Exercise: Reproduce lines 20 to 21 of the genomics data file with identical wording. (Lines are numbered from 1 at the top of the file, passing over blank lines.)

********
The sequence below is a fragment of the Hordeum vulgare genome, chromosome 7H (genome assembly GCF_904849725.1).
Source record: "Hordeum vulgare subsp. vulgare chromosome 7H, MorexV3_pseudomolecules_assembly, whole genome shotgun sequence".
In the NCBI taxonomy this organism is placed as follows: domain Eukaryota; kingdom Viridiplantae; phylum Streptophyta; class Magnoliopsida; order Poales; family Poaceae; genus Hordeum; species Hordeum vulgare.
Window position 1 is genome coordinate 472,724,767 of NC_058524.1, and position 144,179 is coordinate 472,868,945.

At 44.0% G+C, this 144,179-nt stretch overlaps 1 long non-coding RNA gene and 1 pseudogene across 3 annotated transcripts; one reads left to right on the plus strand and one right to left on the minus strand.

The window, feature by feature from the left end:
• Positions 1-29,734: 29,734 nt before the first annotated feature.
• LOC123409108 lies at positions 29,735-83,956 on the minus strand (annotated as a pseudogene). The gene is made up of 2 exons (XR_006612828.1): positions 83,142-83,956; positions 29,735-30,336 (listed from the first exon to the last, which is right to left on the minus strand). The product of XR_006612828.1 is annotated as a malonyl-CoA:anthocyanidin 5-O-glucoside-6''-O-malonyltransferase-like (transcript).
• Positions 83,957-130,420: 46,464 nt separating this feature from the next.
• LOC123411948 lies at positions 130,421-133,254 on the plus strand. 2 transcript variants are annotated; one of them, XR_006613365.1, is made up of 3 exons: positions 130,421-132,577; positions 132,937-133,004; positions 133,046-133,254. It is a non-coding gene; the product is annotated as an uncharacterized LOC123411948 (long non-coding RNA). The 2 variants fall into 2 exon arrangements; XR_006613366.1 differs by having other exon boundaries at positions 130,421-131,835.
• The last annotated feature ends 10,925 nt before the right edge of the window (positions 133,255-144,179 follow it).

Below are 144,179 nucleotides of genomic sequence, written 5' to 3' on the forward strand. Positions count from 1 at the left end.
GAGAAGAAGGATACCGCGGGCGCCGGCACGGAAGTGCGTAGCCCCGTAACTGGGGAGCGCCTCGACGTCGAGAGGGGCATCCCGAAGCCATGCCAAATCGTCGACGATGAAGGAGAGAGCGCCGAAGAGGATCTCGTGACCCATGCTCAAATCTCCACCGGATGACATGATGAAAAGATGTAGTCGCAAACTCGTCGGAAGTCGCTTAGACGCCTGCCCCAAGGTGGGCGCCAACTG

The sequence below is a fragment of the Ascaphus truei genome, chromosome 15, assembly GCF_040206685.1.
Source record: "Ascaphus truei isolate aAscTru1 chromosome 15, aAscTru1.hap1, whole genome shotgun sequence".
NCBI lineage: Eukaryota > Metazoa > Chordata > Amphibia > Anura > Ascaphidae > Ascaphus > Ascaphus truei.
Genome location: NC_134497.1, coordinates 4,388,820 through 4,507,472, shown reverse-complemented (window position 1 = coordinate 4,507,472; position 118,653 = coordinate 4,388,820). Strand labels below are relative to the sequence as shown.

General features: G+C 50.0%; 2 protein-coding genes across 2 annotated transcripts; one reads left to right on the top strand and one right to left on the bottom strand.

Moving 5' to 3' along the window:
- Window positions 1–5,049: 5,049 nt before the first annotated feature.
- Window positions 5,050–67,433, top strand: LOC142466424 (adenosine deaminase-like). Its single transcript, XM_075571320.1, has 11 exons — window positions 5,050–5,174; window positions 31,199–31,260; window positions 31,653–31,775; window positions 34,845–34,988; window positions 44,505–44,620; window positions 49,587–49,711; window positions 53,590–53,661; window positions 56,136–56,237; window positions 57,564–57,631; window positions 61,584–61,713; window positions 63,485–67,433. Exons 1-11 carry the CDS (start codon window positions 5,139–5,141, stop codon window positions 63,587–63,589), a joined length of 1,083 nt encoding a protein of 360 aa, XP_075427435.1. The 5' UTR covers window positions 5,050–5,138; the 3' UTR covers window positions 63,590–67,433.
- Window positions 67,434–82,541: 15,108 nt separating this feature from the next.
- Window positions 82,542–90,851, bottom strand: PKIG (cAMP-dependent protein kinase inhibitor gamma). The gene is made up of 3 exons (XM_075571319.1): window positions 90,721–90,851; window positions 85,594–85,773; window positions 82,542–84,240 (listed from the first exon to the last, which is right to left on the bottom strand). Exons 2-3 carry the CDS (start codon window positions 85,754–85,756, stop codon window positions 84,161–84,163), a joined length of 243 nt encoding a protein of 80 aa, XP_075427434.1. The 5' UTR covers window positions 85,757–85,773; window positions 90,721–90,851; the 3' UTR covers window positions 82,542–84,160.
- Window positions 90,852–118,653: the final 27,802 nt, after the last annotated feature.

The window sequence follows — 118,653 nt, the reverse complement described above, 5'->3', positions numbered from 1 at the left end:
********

- Window positions 1–5,049: 5,049 nt before the first annotated feature.
- Window positions 5,050–67,433, top strand: LOC142466424 (adenosine deaminase-like). Its single transcript, XM_075571320.1, has 11 exons — window positions 5,050–5,174; window positions 31,199–31,260; window positions 31,653–31,775; window positions 34,845–34,988; window positions 44,505–44,620; window positions 49,587–49,711; window positions 53,590–53,661; window positions 56,136–56,237; window positions 57,564–57,631; window positions 61,584–61,713; window positions 63,485–67,433. Exons 1-11 carry the CDS (start codon window positions 5,139–5,141, stop codon window positions 63,587–63,589), a joined length of 1,083 nt encoding a protein of 360 aa, XP_075427435.1. The 5' UTR covers window positions 5,050–5,138; the 3' UTR covers window positions 63,590–67,433.